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It’s time to get more creative when it comes to targeting audio audiences.

Luckily, there is no shortage of users still choosing their free, ad-filled options. Between Spotify, Google Play, Apple Music or Amazon Unlimited, there are a plethora of platforms for consumers to choose from and for advertisers to pitch their products. Currently, 45 million people use the free Spotify service monthly.

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Today, digital audio ads are more popular than ads on AM/FM, which makes it the perfect platform to reach audiences across multiple devices­!

Companies like Coca-Cola offered listeners 30 minutes of ad-free music if they watch their video.

Reebok created their own Spotify playlist called “Reebok FitList” which marketed their brand without many consumers even being aware.

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Following Coca-Cola and Reebok’s lead can be beneficial for a wide range of industries, with the use of incentives and discreet placement.

Targeting consumers by interrupting their music streaming is not the way to capture hearts for your brand. Don’t be afraid get creative with how you tap into the audio audience!

For brands that want to have a lasting impact, one thing is important to know: people remember experiences, not products.

Why it’s Important

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Experiential marketing and branded entertainment immerse consumers into brands, forming positive associations and sometimes inspiring them to become brand influencers.

Through events and other branded entertainment, you give the consumer a tangible experience so that they will remember your brand. When they go to make a purchase in your category, they’ll remember that experience.

How you can implement it

The types of events and branded entertainment you host can range from strictly informative to wildly creative. Many brands set up booths at trade shows and other events to give consumers a more personal, in depth interaction with their brand.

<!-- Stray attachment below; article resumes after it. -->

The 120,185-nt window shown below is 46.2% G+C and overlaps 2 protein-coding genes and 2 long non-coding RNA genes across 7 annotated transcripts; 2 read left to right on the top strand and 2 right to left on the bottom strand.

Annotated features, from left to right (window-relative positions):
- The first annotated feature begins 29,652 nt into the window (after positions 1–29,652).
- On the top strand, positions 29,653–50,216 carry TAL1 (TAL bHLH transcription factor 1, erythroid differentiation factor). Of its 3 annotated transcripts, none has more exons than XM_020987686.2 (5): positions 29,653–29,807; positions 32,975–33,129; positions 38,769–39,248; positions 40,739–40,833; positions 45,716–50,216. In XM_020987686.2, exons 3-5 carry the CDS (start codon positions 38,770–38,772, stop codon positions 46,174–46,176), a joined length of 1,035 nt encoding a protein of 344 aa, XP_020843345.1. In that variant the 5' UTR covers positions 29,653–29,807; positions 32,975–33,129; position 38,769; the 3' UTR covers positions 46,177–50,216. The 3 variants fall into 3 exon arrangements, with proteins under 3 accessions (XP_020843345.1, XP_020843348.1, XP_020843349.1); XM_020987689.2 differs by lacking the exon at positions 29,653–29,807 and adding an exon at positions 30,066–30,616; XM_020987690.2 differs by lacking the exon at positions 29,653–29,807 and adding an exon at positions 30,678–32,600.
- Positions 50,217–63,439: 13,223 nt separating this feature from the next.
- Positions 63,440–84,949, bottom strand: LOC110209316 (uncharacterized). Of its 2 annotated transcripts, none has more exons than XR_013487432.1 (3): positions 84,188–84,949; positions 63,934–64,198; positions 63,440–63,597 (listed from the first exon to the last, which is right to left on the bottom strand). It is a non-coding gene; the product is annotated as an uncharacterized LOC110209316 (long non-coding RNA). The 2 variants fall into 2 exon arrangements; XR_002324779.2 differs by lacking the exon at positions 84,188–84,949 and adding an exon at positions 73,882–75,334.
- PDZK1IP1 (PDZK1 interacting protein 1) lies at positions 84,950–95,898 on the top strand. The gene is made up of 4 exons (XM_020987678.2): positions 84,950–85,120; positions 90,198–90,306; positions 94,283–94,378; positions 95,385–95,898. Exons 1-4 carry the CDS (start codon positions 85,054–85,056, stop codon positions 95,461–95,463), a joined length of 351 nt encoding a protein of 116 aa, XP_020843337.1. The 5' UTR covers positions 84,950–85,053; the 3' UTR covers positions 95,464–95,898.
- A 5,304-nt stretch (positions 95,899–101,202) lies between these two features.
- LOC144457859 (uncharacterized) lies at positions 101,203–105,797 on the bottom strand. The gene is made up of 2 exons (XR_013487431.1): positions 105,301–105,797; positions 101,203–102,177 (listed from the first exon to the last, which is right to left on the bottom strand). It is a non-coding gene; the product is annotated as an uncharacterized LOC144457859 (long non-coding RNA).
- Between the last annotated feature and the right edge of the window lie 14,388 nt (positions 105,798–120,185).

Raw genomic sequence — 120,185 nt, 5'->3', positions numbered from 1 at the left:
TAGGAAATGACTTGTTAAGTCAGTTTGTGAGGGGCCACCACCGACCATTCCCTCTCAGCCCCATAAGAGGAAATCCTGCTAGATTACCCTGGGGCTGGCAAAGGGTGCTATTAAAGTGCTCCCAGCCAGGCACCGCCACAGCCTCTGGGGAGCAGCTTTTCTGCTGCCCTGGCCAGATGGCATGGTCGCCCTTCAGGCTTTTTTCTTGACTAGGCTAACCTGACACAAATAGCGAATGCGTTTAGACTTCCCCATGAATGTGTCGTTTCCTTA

image courtesy of Krista K. Catian, NAVFAC Pacific Public Affairs https://www.flickr.com/photos/navfac/10461564004

image courtesy of Krista K. Catian, NAVFAC Pacific Public Affairs https://www.flickr.com/photos/navfac/10461564004

photo courtesy of Nick Gray https://www.flickr.com/photos/nickgray/358452789

photo courtesy of Nick Gray https://www.flickr.com/photos/nickgray/358452789

Some brands try to reimagine the way consumers engage with their product by putting on interactive experiences.

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It’s also important to leverage social media. Posting builds buzz and creates an online community to share the great experiences they had with your brand.

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Follow Our Lead

We at CerconeBrown know just how important experiential marketing and branded entertainment can be. That’s why we frequently help hold pop up shops, mobile boutiques, and special events for our clients. Additionally, we host our House Programs multiple times a year, where influencers get mini vacations at locations across the country, allowing them the opportunity to engage with our clients’ products. We know that they may forget an ad, but they’re sure to remember an experience.

Your hair is a mess, you spilled coffee on your shirt, and the morning seems like an utter disaster. You’ve fallen victim to the clock and you’re not alone in your frantic run to the T. But once you are en route, you have space to take a breath, hopefully score a seat and enjoy the ride.

But, like so many city-dwellers that rely on public transportation, the commute to work can get dull. What do you do to pass the time? Chances are, you get lost in your phone for the next 45-minutes.

If you want to see technology truly captivate an audience, glance around the next time you are on public mass transit during commuting hours. You will likely see a sea of people scrolling and tapping away over their to-go coffee. Why do we care? These highly receptive times of day offer an invaluable window for any marketer to take advantage of as a way to promote their brand.

It is very rare that you will run into an individual on their commute who is not glued to their phone. This was made even more obvious when the hashtag #guywithoutaphone first started trending – a hilarious ode to the one person at a train station without a cell phone ironically surrounded by people that are attached to their devices. These pictures show that in down time, people are interested in being either productive or entertained during their daily commute. Well … except for the #guywithoutaphone.

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The national average for commuting times is about 25.4 minutes. According to a report from the U.S. Census Bureau, 10.8 million people, or 8.1% of workers, commute an hour or more to work each way ­– when you think of all the ways you can harness this time to make conversation with your social scrolling consumers, the commute might just look a little bit sweeter.